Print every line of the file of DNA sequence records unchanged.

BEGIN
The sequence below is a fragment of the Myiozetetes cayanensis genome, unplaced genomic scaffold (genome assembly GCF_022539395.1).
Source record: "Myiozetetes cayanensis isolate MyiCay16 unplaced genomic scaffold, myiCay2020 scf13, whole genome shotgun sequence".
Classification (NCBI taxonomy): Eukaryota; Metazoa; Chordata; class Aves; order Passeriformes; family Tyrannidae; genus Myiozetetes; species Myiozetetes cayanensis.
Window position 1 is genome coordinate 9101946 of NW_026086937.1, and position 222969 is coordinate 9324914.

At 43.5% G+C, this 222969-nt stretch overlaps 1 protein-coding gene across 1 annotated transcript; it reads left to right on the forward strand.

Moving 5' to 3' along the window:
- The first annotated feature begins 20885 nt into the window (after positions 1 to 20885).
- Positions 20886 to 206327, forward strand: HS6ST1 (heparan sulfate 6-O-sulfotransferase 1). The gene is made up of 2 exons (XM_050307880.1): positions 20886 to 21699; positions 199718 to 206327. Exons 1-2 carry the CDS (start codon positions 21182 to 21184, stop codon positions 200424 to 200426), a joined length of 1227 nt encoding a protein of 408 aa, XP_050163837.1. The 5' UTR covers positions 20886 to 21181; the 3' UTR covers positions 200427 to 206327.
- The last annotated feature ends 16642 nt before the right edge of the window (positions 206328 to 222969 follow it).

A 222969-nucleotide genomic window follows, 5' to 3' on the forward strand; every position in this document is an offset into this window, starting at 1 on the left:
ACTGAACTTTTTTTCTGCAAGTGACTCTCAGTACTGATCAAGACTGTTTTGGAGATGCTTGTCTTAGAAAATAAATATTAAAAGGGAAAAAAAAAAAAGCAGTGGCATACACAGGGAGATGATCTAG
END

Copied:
The sequence below is a fragment of the Myiozetetes cayanensis genome, unplaced genomic scaffold (genome assembly GCF_022539395.1).
Source record: "Myiozetetes cayanensis isolate MyiCay16 unplaced genomic scaffold, myiCay2020 scf13, whole genome shotgun sequence".
Classification (NCBI taxonomy): Eukaryota; Metazoa; Chordata; class Aves; order Passeriformes; family Tyrannidae; genus Myiozetetes; species Myiozetetes cayanensis.
Window position 1 is genome coordinate 9101946 of NW_026086937.1, and position 222969 is coordinate 9324914.

At 43.5% G+C, this 222969-nt stretch overlaps 1 protein-coding gene across 1 annotated transcript; it reads left to right on the forward strand.

Moving 5' to 3' along the window:
- The first annotated feature begins 20885 nt into the window (after positions 1 to 20885).
- Positions 20886 to 206327, forward strand: HS6ST1 (heparan sulfate 6-O-sulfotransferase 1). The gene is made up of 2 exons (XM_050307880.1): positions 20886 to 21699; positions 199718 to 206327. Exons 1-2 carry the CDS (start codon positions 21182 to 21184, stop codon positions 200424 to 200426), a joined length of 1227 nt encoding a protein of 408 aa, XP_050163837.1. The 5' UTR covers positions 20886 to 21181; the 3' UTR covers positions 200427 to 206327.
- The last annotated feature ends 16642 nt before the right edge of the window (positions 206328 to 222969 follow it).

A 222969-nucleotide genomic window follows, 5' to 3' on the forward strand; every position in this document is an offset into this window, starting at 1 on the left:
ACTGAACTTTTTTTCTGCAAGTGACTCTCAGTACTGATCAAGACTGTTTTGGAGATGCTTGTCTTAGAAAATAAATATTAAAAGGGAAAAAAAAAAAAGCAGTGGCATACACAGGGAGATGATCTAG